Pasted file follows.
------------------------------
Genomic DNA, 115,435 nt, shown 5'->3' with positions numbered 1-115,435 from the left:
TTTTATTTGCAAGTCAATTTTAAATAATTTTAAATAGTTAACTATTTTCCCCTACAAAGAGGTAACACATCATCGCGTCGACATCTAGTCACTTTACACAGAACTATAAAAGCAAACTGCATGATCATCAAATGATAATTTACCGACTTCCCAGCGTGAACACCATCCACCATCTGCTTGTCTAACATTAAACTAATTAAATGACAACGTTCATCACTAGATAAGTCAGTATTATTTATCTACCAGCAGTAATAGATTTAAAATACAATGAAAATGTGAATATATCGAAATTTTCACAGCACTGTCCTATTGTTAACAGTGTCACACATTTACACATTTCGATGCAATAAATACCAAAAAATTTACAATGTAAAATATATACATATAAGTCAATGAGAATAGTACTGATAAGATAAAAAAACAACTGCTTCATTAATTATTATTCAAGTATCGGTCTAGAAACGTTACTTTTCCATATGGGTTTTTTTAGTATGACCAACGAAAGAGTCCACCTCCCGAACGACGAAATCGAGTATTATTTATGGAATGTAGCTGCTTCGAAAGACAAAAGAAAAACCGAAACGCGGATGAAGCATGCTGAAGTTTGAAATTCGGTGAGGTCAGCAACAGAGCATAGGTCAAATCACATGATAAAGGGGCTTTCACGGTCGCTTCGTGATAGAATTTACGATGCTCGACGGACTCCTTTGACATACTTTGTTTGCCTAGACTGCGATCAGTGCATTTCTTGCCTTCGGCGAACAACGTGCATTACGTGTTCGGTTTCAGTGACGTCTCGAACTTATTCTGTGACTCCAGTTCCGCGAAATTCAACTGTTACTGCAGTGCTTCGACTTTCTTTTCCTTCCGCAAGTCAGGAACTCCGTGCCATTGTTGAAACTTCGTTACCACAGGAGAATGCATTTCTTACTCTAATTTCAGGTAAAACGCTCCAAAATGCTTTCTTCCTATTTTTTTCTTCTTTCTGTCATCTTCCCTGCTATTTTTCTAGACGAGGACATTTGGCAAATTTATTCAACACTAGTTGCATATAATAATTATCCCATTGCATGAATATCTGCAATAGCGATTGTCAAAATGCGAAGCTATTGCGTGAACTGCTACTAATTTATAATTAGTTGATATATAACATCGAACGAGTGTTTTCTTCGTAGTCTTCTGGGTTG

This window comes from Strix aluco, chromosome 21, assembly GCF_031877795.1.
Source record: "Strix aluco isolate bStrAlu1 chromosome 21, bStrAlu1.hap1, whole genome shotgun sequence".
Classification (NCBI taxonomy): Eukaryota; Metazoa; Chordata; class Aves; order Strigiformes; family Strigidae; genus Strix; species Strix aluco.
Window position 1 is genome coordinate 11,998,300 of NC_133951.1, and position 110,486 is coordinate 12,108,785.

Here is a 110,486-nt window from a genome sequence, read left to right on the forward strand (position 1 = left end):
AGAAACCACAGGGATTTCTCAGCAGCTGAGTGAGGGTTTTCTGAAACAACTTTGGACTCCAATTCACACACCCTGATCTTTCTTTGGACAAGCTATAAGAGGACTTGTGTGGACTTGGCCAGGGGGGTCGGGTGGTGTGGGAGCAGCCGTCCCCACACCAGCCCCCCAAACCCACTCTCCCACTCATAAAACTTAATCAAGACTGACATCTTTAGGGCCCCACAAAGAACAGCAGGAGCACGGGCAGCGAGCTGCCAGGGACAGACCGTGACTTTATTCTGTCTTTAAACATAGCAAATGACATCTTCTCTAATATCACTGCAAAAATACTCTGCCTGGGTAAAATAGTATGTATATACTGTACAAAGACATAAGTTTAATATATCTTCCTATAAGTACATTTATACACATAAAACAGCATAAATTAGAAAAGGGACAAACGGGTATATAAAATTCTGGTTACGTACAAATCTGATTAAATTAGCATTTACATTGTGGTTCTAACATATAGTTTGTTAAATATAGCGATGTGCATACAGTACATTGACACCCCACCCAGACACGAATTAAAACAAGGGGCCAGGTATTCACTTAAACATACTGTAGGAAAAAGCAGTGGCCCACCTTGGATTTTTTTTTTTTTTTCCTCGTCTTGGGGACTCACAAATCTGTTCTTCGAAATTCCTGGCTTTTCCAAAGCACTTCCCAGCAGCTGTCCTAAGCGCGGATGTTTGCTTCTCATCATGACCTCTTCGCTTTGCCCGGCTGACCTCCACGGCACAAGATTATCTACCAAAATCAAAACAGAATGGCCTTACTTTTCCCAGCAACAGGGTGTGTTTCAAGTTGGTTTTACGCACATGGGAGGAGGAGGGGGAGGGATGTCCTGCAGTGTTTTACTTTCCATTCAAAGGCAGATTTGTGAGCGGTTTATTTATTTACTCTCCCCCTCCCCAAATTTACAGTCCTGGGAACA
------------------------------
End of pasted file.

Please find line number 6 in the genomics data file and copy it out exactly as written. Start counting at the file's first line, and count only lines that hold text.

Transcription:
Window position 1 is genome coordinate 11,998,300 of NC_133951.1, and position 110,486 is coordinate 12,108,785.